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The times they are a'changing

The last episode of "The Trap: What happened to our dreams of Freedom?" proved to be a final summary of Adam Curtis' argument. His hypnotic juxtaposition of images and narrative continued the high standards that had been set in the previous two episodes.

Yet I felt that there was a slight misunderstanding of Isiah Berlin's views. Throughout, the idea of negative freedom was derided as being empty and meaningless, and the conclusion was therefore that a positive agenda was now needed. Yet that was the whole point of Berlin's arguments- that humans should not impinge on each others liberty was precisely so that they could reach their own accommodation with life- personally: politically, economically and spiritually. Negative freedom, by definition does not seek to supply the great answers, it only seeks to provide a framework whereby these answers may best be sought. Of course negative freedom is a necessary, but not sufficient, condition for benign politics. The ideology of negative freedom is, by definition, not a grand theory like most of the ideas born in the fires of the French revolution. The grand theories of Satre or Fanon (or Marx) seek to impose a Platonic order, Berlin's ideas are based on an Aristotelian concept that processes are themselves ideas and that Platonic perfection is not actually achievable. So the two concepts of Liberty are rooted directly in the dichotomy between Plato and Aristotle. Positive Liberty believes in the perfectibility of Mankind, Negative Liberty believes that Humans are not reliably good. This debate echoes down the centuries, with Rousseau standing against Locke as powerfully as Marx against Berlin.

Nevertheless Curtis is right to point out the vacuum of negative liberty as it has been interpreted since the end of the Cold War. Without moral precepts, political leaders too become suborned by a narrow view of their own interest- election becomes an end in itself, achievements are measured in incremental targets rather than high themes. The "vision thing" begins to fail.

Yet, though Curtis reserves his ire for the Anglo-American version of negative liberty, It is worth observing that those countries, like France, that continue to speak the slogans of positive liberty, are not acheiving their goals either. Though figures like Putin now challenge the concepts of liberty of any kind, even those democracies with a proactive vision remain flustered by the new world.

In the UK now, we have two political parties that have fallen into the trap that Curtis identifies. They are prepared to sacrifice personal liberties, they believe that the power of the state or of business must in some cases over ride the rights of the individual. Both parties, in different ways now speak up for big state and/or big business solutions to economic or social problems. The seventies ideas of Schumacher: "Small is Beautiful" have been forgotten. Forgotten, that is except amongst the British Liberal Democrats.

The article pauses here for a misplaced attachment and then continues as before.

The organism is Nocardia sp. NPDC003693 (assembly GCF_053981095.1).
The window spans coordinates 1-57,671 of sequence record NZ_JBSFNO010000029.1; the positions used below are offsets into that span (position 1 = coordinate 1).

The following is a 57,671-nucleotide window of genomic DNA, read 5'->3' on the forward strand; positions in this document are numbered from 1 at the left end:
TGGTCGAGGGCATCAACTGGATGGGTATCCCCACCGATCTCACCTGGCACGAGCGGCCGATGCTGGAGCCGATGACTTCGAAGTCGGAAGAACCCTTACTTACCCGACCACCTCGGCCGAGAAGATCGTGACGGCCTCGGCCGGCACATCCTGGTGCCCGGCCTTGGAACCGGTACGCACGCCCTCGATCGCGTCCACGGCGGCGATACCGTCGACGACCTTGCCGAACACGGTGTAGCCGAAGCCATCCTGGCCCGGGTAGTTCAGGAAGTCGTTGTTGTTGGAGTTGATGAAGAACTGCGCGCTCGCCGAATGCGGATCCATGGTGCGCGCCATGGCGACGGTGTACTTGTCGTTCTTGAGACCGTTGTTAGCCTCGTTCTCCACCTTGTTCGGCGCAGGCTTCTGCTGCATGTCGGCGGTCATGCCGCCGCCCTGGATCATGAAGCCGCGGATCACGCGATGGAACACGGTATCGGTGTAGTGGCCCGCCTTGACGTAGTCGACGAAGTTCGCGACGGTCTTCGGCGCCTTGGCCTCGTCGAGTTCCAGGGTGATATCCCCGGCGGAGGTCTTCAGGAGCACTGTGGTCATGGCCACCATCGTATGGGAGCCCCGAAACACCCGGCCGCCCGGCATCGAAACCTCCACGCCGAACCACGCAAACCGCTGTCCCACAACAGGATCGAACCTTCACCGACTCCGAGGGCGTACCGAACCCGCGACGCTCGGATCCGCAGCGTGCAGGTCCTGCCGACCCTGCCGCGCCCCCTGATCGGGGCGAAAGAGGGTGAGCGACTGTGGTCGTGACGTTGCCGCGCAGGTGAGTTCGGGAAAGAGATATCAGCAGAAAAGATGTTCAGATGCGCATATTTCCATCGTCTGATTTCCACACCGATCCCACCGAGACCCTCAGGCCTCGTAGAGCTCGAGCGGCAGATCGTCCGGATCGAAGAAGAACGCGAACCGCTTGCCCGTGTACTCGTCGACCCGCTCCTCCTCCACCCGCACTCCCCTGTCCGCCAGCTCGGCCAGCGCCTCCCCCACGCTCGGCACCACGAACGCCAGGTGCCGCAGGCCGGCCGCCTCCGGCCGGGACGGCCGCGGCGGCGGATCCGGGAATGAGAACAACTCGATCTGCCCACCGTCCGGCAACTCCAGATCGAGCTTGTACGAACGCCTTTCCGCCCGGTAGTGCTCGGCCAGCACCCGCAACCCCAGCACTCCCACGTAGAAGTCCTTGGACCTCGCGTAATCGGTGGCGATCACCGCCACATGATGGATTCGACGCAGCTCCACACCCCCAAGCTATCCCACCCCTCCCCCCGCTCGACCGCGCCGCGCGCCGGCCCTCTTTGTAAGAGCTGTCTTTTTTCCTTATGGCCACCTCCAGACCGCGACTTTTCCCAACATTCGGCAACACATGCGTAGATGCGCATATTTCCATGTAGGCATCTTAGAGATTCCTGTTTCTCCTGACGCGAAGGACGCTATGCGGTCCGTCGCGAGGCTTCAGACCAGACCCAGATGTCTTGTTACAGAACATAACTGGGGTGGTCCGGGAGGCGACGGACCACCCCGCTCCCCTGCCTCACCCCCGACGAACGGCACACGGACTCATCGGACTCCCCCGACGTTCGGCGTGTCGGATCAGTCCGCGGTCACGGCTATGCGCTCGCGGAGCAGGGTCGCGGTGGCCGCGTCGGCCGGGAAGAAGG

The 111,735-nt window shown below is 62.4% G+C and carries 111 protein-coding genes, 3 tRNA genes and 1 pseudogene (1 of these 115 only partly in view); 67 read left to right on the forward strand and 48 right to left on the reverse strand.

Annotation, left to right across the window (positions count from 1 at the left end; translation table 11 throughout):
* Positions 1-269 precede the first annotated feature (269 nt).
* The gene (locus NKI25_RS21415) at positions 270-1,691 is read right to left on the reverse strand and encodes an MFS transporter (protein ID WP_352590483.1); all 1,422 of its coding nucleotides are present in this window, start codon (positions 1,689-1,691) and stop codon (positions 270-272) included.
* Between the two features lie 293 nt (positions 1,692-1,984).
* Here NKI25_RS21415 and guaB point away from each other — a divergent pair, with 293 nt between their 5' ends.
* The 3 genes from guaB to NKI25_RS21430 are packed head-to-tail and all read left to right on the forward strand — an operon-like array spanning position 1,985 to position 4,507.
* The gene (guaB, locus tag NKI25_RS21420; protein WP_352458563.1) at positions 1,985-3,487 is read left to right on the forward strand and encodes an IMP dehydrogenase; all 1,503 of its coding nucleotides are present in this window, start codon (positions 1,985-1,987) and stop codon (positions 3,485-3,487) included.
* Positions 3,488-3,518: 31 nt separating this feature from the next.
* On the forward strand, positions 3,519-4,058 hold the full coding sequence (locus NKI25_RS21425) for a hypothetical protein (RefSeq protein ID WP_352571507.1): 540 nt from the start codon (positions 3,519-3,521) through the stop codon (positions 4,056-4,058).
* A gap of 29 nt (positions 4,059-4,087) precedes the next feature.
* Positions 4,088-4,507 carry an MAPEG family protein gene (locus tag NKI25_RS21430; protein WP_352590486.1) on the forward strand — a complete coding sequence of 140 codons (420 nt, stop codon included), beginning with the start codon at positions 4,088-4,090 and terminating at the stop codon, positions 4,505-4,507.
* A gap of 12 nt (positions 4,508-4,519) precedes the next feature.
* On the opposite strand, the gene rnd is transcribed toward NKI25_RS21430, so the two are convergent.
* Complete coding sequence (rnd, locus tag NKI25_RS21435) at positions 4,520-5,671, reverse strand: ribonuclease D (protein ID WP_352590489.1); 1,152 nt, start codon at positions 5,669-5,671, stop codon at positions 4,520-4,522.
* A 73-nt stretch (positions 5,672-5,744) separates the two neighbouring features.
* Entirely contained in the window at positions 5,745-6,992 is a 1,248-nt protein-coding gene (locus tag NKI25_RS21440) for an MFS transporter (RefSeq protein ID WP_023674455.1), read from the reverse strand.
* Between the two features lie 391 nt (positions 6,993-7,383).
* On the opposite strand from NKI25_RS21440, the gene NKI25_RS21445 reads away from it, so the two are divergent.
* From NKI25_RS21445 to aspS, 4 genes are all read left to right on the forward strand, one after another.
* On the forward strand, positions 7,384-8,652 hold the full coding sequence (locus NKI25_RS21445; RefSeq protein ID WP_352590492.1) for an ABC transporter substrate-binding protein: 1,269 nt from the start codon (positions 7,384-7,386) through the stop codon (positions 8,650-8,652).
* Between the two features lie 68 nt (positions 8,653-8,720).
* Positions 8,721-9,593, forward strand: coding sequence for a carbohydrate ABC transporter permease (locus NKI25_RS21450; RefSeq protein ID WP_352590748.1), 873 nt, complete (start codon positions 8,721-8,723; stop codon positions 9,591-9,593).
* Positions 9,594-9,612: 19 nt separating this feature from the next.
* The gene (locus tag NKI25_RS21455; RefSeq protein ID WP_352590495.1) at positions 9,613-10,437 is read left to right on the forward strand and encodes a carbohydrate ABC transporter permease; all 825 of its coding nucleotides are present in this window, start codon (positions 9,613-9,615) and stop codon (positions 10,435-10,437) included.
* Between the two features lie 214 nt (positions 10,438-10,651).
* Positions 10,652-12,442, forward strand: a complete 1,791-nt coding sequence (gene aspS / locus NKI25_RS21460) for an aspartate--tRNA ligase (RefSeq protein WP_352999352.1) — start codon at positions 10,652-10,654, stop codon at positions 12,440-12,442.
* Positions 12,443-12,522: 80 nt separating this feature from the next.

The timing of Curtis' film is interesting. We have been enjoying an extraordinarily long cycle of prosperity-and with it considerable political stability. Even John Major was a relatively long serving Prime Minister: seven years. The decade either side belonged to Thatcher and Blair, and these are amongst the longest serving Premiers in British history. What happens next may well be much less long term. It is far from a given that Gordon Brown can hold power at the next election, even if he emerges unscathed from his own party's leadership election. David Cameron continues to attract vituperation as much from his own side as from Labour. The mathematics of the distorted First Past the Post electoral system currently favour a hung Parliament. The wilful rejection of political purpose and political vocation, in favour of a career path for a professional political class may yet have within it the roots of a near revolutionary change, as Curtis suspects.

The dynamic of British politics has been changed by the spectacular failure of the Blair government. The British people are indifferent to the blandishments of the political class- nevertheless the time is coming for a leader of vision, and yet such a figure seems not to stand amongst us. Yet I sense a time of great upheaval is coming:

I have met them at close of day
Coming with vivid faces
From counter or desk among grey
Eighteenth-century houses.
I have passed with a nod of the head
Or polite meaningless words,
Or have lingered awhile and said
Polite meaningless words,
And thought before I had done
Of a mocking tale or a gibe
To please a companion
Around the fire at the club,
Being certain that they and I
But lived where motley is worn:
All changed, changed utterly:
A terrible beauty is born.


Tristan said…
I suspect Isiah Berlin must be rolling in his grave due to the use people have made of 'positive liberalism'.

Blair has used it to justify the ever encroaching state, and others also use them as an excuse to push socialistic policies and to restrict freedom.

I tend to come down on the side of negative freedoms. They are necessary, but not sufficient, for a stable, free and prosperous society.

No party seems to take them seriously though. I think the LibDems take them for granted, which is a mistake, especially whilst they are under so much threat.

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